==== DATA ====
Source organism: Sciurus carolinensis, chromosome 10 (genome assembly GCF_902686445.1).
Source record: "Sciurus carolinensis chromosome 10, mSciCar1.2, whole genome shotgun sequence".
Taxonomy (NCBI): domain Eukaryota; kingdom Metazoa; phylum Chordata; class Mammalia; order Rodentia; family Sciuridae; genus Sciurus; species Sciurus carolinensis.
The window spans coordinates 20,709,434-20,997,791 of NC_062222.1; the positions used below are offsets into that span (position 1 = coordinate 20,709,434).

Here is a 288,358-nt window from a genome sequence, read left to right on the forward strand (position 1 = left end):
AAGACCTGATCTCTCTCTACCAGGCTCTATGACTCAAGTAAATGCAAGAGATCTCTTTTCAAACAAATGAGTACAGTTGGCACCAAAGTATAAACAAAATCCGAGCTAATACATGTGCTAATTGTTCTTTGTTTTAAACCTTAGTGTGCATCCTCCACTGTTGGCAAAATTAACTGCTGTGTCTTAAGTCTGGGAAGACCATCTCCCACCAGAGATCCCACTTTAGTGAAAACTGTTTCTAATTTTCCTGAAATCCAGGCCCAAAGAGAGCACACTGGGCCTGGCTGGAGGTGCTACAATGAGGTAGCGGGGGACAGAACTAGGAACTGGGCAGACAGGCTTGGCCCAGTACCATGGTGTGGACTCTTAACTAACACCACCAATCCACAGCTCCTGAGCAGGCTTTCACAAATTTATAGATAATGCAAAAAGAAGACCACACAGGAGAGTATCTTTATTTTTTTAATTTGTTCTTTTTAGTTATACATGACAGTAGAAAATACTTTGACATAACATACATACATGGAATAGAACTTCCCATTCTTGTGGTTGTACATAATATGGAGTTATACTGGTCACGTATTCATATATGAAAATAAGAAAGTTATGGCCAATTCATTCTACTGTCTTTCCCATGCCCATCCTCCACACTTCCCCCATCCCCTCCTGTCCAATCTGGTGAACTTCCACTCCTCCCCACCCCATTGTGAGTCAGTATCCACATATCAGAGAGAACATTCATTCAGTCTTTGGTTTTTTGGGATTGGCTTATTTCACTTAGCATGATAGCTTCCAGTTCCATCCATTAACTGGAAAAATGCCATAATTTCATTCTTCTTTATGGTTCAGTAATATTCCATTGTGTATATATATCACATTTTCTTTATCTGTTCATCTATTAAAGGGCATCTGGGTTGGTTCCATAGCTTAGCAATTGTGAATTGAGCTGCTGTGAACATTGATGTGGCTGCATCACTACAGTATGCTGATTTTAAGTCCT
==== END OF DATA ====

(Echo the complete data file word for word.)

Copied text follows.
Source organism: Sciurus carolinensis, chromosome 10 (genome assembly GCF_902686445.1).
Source record: "Sciurus carolinensis chromosome 10, mSciCar1.2, whole genome shotgun sequence".
Taxonomy (NCBI): domain Eukaryota; kingdom Metazoa; phylum Chordata; class Mammalia; order Rodentia; family Sciuridae; genus Sciurus; species Sciurus carolinensis.
The window spans coordinates 20,709,434-20,997,791 of NC_062222.1; the positions used below are offsets into that span (position 1 = coordinate 20,709,434).

Here is a 288,358-nt window from a genome sequence, read left to right on the forward strand (position 1 = left end):
AAGACCTGATCTCTCTCTACCAGGCTCTATGACTCAAGTAAATGCAAGAGATCTCTTTTCAAACAAATGAGTACAGTTGGCACCAAAGTATAAACAAAATCCGAGCTAATACATGTGCTAATTGTTCTTTGTTTTAAACCTTAGTGTGCATCCTCCACTGTTGGCAAAATTAACTGCTGTGTCTTAAGTCTGGGAAGACCATCTCCCACCAGAGATCCCACTTTAGTGAAAACTGTTTCTAATTTTCCTGAAATCCAGGCCCAAAGAGAGCACACTGGGCCTGGCTGGAGGTGCTACAATGAGGTAGCGGGGGACAGAACTAGGAACTGGGCAGACAGGCTTGGCCCAGTACCATGGTGTGGACTCTTAACTAACACCACCAATCCACAGCTCCTGAGCAGGCTTTCACAAATTTATAGATAATGCAAAAAGAAGACCACACAGGAGAGTATCTTTATTTTTTTAATTTGTTCTTTTTAGTTATACATGACAGTAGAAAATACTTTGACATAACATACATACATGGAATAGAACTTCCCATTCTTGTGGTTGTACATAATATGGAGTTATACTGGTCACGTATTCATATATGAAAATAAGAAAGTTATGGCCAATTCATTCTACTGTCTTTCCCATGCCCATCCTCCACACTTCCCCCATCCCCTCCTGTCCAATCTGGTGAACTTCCACTCCTCCCCACCCCATTGTGAGTCAGTATCCACATATCAGAGAGAACATTCATTCAGTCTTTGGTTTTTTGGGATTGGCTTATTTCACTTAGCATGATAGCTTCCAGTTCCATCCATTAACTGGAAAAATGCCATAATTTCATTCTTCTTTATGGTTCAGTAATATTCCATTGTGTATATATATCACATTTTCTTTATCTGTTCATCTATTAAAGGGCATCTGGGTTGGTTCCATAGCTTAGCAATTGTGAATTGAGCTGCTGTGAACATTGATGTGGCTGCATCACTACAGTATGCTGATTTTAAGTCCT